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Diversity Works Report Released on experiences of BIPOC-D Job Seekers

Updated: Feb 14, 2023

With funding from Economic and Social Development Canada, Case Canada partnered with CCBR to conduct a study of the experiences of BIPOC who experience disability (BIPOC-D) job seekers at all stages of the employment journey. Here are 10 key findings from that research:

  1. BIPOC-D job seekers want an expansive and fluid definition of disability, one that confronts disability as a colonial construct and facilitates a more flexible and empowering understanding of disability.

  2. BIPOC-D job seekers are juggling precarious work, including multiple or part-time jobs that do not match their education, credentials, or potential.

  3. BIPOC-D job seekers are managing microaggressions, daily, coded manifestations of racism and/or ableism.

  4. Immigrant job seekers who experience disability are de-professionalized by companies and institutions that devalue the education and skills they obtained outside of Canada. This exclusion is amplified by ableist temporary agencies that push them into low wage work.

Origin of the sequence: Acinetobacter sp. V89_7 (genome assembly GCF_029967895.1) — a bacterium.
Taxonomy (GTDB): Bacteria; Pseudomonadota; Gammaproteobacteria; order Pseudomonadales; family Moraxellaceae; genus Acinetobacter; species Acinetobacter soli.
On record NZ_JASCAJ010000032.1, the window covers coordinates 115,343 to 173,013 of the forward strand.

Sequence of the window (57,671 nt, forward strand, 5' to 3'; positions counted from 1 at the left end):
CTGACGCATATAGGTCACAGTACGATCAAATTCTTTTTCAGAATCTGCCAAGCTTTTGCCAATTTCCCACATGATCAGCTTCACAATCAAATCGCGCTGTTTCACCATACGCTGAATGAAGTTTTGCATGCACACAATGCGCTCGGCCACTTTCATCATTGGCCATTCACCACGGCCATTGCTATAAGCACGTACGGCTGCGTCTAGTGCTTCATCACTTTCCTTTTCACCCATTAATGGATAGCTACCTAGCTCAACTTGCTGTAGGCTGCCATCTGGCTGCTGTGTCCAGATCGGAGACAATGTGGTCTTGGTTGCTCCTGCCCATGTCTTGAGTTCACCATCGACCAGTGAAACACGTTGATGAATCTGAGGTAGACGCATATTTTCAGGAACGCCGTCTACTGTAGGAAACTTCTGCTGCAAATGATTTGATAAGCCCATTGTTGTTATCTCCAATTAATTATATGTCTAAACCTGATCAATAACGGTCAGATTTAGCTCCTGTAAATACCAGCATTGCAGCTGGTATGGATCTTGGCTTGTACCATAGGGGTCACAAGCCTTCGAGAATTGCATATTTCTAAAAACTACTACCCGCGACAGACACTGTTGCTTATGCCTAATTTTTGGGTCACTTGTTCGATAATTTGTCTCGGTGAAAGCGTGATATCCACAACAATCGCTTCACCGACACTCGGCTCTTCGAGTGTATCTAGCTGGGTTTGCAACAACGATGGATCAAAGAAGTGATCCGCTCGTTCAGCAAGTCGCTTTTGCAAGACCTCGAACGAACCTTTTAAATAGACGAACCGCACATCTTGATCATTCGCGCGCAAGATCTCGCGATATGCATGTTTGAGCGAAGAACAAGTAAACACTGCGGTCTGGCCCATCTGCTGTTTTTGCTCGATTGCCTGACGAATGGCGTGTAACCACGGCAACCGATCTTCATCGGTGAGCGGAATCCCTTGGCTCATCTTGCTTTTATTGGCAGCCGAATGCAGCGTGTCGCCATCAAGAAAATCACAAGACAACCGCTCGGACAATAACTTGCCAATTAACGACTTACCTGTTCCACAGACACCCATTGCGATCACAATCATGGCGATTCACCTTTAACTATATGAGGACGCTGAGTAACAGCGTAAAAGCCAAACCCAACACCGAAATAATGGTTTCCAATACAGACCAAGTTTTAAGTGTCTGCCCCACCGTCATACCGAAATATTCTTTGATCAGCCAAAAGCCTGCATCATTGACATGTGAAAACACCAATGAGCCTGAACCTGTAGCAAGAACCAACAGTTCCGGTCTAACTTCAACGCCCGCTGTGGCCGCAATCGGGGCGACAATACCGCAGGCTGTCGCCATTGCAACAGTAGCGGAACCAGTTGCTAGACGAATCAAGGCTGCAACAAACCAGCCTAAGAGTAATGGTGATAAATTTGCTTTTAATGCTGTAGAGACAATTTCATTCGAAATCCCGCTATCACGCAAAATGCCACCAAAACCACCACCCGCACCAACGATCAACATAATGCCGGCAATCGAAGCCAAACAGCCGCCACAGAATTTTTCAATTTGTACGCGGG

5. Anti-Black racism jeopardizes the professional relationships and dreams of Black job seekers who experience disability, many of whom want to work in places where they can be supported by other Black colleagues.

  6. The ongoing challenges of colonialism are preventing Inuit job seekers who experience disability from building communities of care. Inuit participants are advocating for a return to more community-based, decolonized approaches to disability support.

  7. BIPOC-D job seekers engage in multiple, intersectional strategies to overcome racism and ableism, including code-switching, strategic disclosure, and acts of microresistance.

  8. Employers invested in Equity Diversity and Inclusion (EDI) are focused on recruitment and less committed to retention and promotion

  9. BIPOC-D job seekers face multiple structural barriers that diminish their access to supported employment services.

  10. Assessments of Supported Employment Services (SES) are positive overall but there is room to improve support for BIPOC-D job seekers.

Special thanks to CCBR researchers Ruth Wilson, Kinavuidi Fernando, Maneesa Veeravel, and Veen Wong for their work on this project!


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